Next are the vines!! My favorites are acorn squash, spaghetti squash, pumpkin and melons. I recommend 2 spaghetti squash and 2 acorn because these you are able to freeze and when they thaw they are ready to serve to your flock. So, why not get more for less of your time. I do recommend making sure you have a floor freezer or extra freezer top on maybe a refrigerator you don’t use as much. Spaghetti squash do grow large, football size, whereas acorn squash is smaller around baseball to softball size. Melons I would feed as they ripen. Pumpkins you would want to plant in early to mid-June for anyone with Michigan seasons. They will be ready in September to cut and feed. Pumpkins can also be frozen and thawed. This plant as well as your other squashes have special seeds rich in several vitamins such as vitamin K and Zinc. Make sure you either same them and dry them or feed them with the plant. If you dry them/freeze them make sure to use them all winter to add nutrients to your flocks diet. They will truly appreciate you for it.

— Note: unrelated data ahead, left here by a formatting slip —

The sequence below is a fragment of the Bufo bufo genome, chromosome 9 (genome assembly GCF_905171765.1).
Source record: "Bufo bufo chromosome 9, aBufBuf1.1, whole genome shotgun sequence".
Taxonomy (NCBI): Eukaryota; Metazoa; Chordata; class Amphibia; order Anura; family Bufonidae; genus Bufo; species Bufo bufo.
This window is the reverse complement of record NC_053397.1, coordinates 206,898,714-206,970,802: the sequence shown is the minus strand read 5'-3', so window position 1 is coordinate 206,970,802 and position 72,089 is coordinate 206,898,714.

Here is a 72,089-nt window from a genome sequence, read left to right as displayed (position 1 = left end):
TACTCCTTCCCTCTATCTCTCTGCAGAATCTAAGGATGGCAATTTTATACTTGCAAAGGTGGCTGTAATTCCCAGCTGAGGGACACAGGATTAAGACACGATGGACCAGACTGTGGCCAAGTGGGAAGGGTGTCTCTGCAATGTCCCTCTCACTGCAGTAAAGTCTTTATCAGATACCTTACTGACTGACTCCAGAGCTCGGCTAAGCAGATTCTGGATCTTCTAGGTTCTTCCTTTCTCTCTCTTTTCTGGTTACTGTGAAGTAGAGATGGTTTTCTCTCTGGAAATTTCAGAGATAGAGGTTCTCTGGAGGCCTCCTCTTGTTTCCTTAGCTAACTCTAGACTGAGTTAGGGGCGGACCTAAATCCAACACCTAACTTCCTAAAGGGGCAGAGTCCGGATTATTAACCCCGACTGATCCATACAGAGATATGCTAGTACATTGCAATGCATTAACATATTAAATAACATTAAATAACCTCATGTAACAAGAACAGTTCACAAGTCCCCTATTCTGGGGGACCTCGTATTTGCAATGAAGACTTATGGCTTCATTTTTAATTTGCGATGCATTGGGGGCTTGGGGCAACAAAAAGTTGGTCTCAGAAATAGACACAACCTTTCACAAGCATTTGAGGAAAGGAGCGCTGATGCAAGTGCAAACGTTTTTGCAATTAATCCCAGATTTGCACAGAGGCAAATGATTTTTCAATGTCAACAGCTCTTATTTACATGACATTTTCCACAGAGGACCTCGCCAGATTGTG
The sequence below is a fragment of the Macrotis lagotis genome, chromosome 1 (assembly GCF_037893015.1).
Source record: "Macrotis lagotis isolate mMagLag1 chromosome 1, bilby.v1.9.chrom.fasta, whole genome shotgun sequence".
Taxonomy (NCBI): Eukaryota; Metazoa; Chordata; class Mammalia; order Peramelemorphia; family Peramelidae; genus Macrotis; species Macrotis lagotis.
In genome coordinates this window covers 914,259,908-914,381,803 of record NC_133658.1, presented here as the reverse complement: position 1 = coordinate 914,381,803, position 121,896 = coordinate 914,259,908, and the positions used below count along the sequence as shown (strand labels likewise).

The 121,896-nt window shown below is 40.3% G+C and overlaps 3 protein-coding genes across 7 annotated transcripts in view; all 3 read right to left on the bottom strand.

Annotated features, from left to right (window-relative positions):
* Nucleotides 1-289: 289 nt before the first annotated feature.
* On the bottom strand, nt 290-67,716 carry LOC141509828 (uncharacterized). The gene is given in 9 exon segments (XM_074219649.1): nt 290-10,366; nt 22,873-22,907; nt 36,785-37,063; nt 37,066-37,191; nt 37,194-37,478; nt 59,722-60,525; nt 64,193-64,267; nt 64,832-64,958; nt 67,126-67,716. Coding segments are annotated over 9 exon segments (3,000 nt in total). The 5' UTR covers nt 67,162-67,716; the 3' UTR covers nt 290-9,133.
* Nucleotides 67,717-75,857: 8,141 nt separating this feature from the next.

Butternut Squash is my last one and most favorite! I personally eat this on a regular basis! I recommend Peeling, cutting and bagging it in zip-lock freezer bags if you plan to keep some for winter. But if you grow these vines you can solely feed the plants and veggies provided as a sole meal for them. The larger squashes and melons need to be broken for them. It helps them understand the food is on the inside. After a couple of years of doing this you will no longer have to break open the thinner lined melons and squashes.


I can not express enough how important it is to grow your own food for you and your family. We are raising our animals in different and difficult times. So try your hardest to save where you can. Also, save some for your family too! These chickens wont mind sharing with your beautiful self! After all we do have to survive to care for them!


So feel free to do a row of each herb: thyme, basil, parsley, dill and oregano. Once they are full grown and before they seed trim them down and dry them. I like to dry them and then grind them to add to their food in the winter. If you do not have a grinder just dry the plant and cut it up with scissors and when it is dry the leaves will be so easy to crumple in your hands.


All herbs can also be added to the water to steep like a tea in the winter. Herbs have many healing properties. So I cant push enough on how important they are!


I hope this helps a bit on cutting cost and gives you a sense of love for gardening. So please go, grow, and glow! Because honestly, we all know you’re a shining star! YOU RAISE CHICKENS DUH!


Keep me posted on your likes and dislikes as well as what you add to your flock! We all have ideas and need to share them! Let us know and until next time, HUGS!



Amanda B.